‘Lost in Trans-nation : Tubu and Other Armed Groups and Smugglers along Libya’s Southern Border’
On 19 December, Jérôme Tubiana and Claudio Gramizzi published for Small Arms Survey’s Security Assessment in North Africa (SANA) in co-production with Human Security Baseline Assessment for Sudan and South Sudan (HSBA) and Conflict Armament Research a very interesting report on Southern Libya. Entitled ‘Lost in Trans-nation : Tubu and Other Armed Groups and Smugglers along Libya’s Southern Border’, the report builds on ‘Tubu Trouble: State and Statelessness in the Chad–Sudan–Libya Triangle’, written by the same authors and published by the Small Arms Survey and Conflict Armament Research in June 2017 (Tubiana and Gramizzi, 2017). The report explores the issue of lawlessness in Southern Libya and provides an analysis of the different groups evolving in this area and their strategies. It is based on field research carried out in Niger in February–March 2017 and April 2018, as well as interviews conducted in Chad in May–June 2017 and January 2018, and in Europe in 2017–18.
The relevance of the report is high given the increasing tensions and violence in Southern Libya and the difficulty to understand the motives of the different actors and the issues at stake in the area. For the authors, Southern Libya is characterized by its ‘lawlessness’ and the presence of ‘autonomous, yet fragmented ethnic militias in control of southern Libya’s border’. The strategic nature of the area then ‘prompts northern Libyan forces as well as the governments of neighboring and European states to pursue alliances with them’, analyse Tubiana and Gramizzi. Among their main findings, the authors note that :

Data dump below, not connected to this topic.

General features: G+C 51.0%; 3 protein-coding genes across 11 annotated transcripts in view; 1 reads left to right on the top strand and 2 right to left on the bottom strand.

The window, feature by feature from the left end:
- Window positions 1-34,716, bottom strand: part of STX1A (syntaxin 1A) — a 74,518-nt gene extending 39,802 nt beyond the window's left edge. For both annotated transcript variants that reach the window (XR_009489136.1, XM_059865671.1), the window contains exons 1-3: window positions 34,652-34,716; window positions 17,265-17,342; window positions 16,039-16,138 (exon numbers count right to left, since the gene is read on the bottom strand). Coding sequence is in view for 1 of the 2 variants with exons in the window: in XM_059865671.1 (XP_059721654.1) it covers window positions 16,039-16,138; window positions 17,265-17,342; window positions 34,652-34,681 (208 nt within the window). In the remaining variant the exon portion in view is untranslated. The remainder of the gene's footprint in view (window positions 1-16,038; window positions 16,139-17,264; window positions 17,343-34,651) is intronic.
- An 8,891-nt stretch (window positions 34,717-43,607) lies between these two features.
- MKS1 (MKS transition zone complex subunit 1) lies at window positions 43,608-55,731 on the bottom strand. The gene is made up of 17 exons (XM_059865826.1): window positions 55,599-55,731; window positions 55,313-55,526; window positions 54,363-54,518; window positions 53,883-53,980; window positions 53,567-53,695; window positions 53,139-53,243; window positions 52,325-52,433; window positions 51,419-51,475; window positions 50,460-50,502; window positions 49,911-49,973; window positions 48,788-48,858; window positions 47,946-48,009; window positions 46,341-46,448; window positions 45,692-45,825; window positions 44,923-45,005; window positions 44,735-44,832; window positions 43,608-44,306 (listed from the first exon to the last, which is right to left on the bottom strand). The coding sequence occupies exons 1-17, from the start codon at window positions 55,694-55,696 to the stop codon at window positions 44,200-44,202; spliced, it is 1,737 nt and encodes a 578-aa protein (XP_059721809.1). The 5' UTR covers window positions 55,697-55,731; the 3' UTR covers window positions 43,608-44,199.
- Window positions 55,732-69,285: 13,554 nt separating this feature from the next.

By pressuring Niger to criminalize migrant smuggling and block migrants in or on their way to southern Libya, European states have contributed to a series of destabilizing dynamics. Specifically, their policies have:
- aggravated risks for migrants, as trafficking is now concentrated among fewer, more abusive actors, especially in Libya, where migrants from West Africa and elsewhere are systematically kidnapped for ransom, or forced into debt bondage, labour, or prostitution;
- caused migrant smugglers to ply more treacherous routes or engage in more dangerous activities, such as drug trafficking, jihadism, and insurgency;
- fuelled corruption among Nigerien forces and exacerbated tensions between Niger’s government and its northern communities, which are largely dependent on migrant smuggling for their livelihoods; and empowered Libyan and Sudanese militias.
The authors develop their argument in four sections. First, the authors build the profile of the Tubu militias, situating the Tubu within the broader international political context as well as in Libya’s complex politics and history. Then, the authors focus on Libya’s southern neighbors and the strategies they have developed in the area. Drawing on, they provide an analysis of the strategic area of the Agadez-Fezzan corridor, the route between the Sahel and Libya and a place of important illegal trade and migration. Lastly, the fourth section presents data and analysis of regional weapons flows to support some of the findings discussed in the previous sections.
Click here to read the report.